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The Irreverent Vet Speaks out on DOG FIGHTING

By: The Irreverent Veterinarian

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Recently, there has been a lot of press about dog fighting after the well known Atlanta Falcons football player Michael Vick was accused of owning and training Pit Bull's for fighting purposes.

Is dog fighting an exciting sport? A gambling opportunity? Or a crime?

Is it natural for dogs to fight? Is it a part of our history and culture?

How do you feel about it? Email me, I'm curious about what you think.

Now...I'll tell you what I think. I don't believe in using any animal for which injury is intended. I think dog fighting is a crime. I also don't believe in cock-fighting. I'm not even sure about bull-riding.

For a full history of dog fighting in the United States, go to The History of Dog Fighting.

People may put themselves in situations that can cause injury for money such as football players or boxers. But putting someone or something else in that situation that may result in injury or death for MONEY, is not right.

How Can Your Tell if a Dog has Been Fought in a Dog Fight?

There are some common signs of a dog that has been fought. Generally, they are pit bulls, Presa Canarios, Dogo Argentino, or other fighting breeds brought into vets and veterinary emergency clinics at night with bite wounds over the face, neck, chest and front legs.

Another common sign is that dogs will have multiple wounds in different stages of healing that suggest other fights at various times

Some clients bringing in these dogs for treatment gives stories of an injury inconsistent with the injuries e.g. the dog ran through a glass window or was in the yard and got caught on a fence. Most veterinarians can identify and diagnose dog bite wounds. Some owners will say their dog was in the yard and attacked by another dog or a group of dogs. It is impossible to PROVE that the dog was fought in a dogfight but many times there are very suspicious circumstances that lead you to believe that a dog was.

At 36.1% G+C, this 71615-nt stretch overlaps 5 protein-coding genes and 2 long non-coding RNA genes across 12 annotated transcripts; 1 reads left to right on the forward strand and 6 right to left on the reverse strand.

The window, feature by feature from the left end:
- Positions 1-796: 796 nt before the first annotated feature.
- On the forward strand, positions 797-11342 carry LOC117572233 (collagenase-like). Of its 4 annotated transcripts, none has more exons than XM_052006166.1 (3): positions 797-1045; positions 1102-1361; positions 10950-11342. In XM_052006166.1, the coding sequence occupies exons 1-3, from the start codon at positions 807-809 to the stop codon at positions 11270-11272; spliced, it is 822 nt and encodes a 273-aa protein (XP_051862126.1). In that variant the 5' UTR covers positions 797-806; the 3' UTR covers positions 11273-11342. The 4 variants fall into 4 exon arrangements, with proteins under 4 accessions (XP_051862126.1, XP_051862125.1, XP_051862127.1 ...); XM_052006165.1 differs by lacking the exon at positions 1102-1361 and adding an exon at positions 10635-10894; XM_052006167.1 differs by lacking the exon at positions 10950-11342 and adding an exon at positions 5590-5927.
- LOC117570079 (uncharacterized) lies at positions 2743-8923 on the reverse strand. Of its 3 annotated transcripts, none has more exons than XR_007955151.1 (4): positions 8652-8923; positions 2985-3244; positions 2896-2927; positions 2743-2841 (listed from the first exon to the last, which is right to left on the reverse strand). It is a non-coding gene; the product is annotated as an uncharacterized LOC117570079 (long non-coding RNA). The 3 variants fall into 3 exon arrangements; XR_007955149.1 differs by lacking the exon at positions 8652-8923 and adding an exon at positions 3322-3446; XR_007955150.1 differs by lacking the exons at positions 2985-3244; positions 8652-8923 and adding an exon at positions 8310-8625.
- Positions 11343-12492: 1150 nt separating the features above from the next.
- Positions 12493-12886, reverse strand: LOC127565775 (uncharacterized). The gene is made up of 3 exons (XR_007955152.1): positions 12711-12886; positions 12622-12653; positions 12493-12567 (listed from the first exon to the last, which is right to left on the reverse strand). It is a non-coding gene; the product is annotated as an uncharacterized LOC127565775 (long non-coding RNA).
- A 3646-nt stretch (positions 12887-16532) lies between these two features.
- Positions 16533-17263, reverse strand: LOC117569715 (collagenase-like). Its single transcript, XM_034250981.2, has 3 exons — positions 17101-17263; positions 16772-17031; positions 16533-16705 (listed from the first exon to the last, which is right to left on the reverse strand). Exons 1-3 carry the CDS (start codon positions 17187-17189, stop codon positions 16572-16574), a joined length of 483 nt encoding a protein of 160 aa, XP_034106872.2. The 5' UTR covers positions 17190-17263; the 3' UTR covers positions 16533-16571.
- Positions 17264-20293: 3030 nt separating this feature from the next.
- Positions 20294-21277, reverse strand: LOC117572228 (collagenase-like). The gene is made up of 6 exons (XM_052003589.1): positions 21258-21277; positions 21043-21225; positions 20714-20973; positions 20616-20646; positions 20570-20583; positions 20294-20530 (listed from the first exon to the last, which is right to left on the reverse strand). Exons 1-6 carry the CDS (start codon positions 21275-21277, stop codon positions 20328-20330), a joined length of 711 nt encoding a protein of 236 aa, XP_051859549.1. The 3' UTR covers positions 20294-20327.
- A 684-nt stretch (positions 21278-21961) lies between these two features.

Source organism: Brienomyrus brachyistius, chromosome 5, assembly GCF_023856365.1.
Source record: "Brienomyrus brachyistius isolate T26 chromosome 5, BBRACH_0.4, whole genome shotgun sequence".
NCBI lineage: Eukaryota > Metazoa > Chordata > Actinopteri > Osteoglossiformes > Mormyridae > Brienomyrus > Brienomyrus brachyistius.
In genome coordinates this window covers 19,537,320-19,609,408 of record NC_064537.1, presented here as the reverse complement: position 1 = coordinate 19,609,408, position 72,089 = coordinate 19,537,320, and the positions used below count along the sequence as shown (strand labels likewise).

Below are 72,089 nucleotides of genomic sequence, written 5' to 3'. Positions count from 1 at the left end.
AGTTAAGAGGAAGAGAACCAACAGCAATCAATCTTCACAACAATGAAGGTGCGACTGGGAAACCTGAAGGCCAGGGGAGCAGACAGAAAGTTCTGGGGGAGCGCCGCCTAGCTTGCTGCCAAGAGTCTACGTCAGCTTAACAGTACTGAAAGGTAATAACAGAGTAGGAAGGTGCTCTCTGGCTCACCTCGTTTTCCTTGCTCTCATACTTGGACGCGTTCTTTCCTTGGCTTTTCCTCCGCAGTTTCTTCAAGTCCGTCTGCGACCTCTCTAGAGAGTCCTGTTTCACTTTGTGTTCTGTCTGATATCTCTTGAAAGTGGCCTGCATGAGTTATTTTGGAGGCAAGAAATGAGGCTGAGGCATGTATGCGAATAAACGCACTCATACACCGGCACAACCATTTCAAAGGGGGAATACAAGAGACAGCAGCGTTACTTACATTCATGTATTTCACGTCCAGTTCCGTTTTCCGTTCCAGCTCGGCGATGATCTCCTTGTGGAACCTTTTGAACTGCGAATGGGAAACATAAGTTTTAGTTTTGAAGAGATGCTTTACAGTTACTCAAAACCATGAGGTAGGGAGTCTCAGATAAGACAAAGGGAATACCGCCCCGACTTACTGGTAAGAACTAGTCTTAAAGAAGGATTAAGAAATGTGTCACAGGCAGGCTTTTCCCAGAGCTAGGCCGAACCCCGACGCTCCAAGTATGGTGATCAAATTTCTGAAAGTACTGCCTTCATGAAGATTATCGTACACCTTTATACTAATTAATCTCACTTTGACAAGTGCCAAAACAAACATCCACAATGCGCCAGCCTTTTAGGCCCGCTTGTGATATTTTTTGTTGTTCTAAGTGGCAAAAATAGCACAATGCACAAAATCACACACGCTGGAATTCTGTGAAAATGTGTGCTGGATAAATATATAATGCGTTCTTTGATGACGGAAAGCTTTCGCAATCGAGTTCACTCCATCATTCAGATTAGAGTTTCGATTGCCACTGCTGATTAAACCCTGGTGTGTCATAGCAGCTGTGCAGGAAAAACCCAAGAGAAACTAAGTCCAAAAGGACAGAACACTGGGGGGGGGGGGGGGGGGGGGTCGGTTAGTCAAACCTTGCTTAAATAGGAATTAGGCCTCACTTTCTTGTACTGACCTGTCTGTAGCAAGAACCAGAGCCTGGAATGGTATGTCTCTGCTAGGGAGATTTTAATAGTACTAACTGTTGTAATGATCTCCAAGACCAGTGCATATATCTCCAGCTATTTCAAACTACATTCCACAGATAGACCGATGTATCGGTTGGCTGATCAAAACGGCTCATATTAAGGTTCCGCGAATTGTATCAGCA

Another common characteristic of dogfighting owners is that they are willing to pay the expenses associated with helping their pet and many will pay in cash.

What is the Veterinarian's Role in Dog Fighting?

What is the veterinarian's role in dealing with dogs that have been fought? According to a recent policy statement by the American Veterinary Medical Association, "The American Veterinary Medical Association (AVMA) condemns dogfighting and any event involving animals in which injury or death is intended, and supports the enforcement of laws against dogfighting and dogfight-related activities. AVMA members are encouraged to collaborate with law enforcement with respect to recognition, enforcement, and education.".

This statement encourages veterinarians to cooperate with law enforcement. Seven states require veterinarians to report dogs that are suspected to have been fought.

As a veterinarian, you treat injured and sick animals to the best of your abilities. This includes animals with bite wounds. In the end, how or why an animal is injured does not change your ethical obligation to help the injured or suffering pet. How about the moral obligation?

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